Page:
In two experiments using a total of 220 weaner pigs the hypothesis was tested that apple pomace alleviates the negative effects of Fusarium toxins in pigs. The two experiments had the same two-factor design: Fusarium contaminated vs. uncontaminated wheat, and 8% apple pomace vs. no pomace in the diet. Both trials yielded similar results and were thus evaluated together. The intake of feed that was contaminated with deoxynivalenol and zearalenone reduced feed intake (P < 0.01) and weight gain (P = 0.05) and increased the uterus weight (P < 0.01) without affecting feed conversion ratio. Pomace intake had no effect on feed intake and uterus weight but improved weight gain (P = 0.03; interaction pomace x mycotoxins: P = 0.08). Apple pomace thus seems to counteract the negative effects of deoxynivalenol on growth, but is ineffective against the effect of zearalenone.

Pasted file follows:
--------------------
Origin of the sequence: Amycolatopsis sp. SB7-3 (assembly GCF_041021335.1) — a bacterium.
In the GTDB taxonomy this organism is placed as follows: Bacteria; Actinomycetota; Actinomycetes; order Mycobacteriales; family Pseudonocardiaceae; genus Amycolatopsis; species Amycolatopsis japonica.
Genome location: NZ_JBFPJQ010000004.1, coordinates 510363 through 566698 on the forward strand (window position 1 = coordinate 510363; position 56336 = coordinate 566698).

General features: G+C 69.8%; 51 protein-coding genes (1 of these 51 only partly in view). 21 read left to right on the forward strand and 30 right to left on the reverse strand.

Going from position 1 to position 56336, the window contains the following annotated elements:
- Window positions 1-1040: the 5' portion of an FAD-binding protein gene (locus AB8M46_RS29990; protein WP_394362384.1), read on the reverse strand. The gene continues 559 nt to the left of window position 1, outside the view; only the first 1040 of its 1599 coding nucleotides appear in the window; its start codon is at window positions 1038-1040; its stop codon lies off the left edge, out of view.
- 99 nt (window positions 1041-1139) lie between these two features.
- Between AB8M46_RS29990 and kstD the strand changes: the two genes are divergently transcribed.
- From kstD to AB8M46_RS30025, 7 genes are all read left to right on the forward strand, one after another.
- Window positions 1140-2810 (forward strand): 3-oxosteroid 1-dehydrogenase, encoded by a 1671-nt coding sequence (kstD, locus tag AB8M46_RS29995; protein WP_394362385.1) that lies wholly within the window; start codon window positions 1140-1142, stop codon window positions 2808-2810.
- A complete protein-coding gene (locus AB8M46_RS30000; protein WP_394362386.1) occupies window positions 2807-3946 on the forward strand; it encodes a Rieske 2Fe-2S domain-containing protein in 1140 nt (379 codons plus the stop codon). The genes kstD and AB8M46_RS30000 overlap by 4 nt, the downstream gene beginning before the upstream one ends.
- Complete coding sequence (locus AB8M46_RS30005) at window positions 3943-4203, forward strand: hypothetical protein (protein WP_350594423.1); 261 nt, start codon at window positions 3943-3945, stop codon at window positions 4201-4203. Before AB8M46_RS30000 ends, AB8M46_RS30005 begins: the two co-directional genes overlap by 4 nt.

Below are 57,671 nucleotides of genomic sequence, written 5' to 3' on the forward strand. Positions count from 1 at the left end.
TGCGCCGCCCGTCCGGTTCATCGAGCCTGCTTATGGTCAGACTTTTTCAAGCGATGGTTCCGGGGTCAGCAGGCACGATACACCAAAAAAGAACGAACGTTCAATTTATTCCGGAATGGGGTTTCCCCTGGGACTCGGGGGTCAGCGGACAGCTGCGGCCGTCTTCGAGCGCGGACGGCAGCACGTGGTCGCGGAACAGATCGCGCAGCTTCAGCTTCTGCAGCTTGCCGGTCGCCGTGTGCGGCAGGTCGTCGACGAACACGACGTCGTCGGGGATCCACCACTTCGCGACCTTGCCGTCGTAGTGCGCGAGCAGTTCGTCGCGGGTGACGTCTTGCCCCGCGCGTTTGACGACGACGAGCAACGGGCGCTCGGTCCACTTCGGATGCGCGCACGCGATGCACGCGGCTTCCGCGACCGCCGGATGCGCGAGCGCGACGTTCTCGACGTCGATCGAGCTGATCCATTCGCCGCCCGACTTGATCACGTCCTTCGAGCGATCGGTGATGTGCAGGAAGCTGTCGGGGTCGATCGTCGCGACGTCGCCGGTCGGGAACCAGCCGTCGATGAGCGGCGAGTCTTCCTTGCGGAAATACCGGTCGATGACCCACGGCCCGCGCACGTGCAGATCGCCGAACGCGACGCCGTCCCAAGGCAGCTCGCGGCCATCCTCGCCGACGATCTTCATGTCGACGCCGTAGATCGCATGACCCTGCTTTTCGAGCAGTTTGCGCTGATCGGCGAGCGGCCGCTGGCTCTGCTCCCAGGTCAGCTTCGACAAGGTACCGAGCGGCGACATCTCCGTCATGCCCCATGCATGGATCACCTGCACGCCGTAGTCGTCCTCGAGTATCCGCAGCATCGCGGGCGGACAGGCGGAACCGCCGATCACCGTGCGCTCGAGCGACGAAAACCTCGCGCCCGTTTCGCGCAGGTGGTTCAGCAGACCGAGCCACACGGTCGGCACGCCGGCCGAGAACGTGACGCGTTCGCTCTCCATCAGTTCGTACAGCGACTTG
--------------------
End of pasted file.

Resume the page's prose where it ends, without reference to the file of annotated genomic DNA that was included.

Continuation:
Livestock can convert grassland and by-products into valuable food. But how many animals would Switzerland need if arable land were primarily used for food production instead of animal feed?
Which stakeholders in the dairy sector have an influence on the productive life of dairy cows? Research results from FiBL and Agroscope suggest that broad-based cooperation is needed to create structures for a longer productive life.
Agriculture is aiming to reduce greenhouse gas and ammonia emissions. Agroscope showed that for dairy cattle housing, feed composition plays a role in these emissions as well as wind and temperature.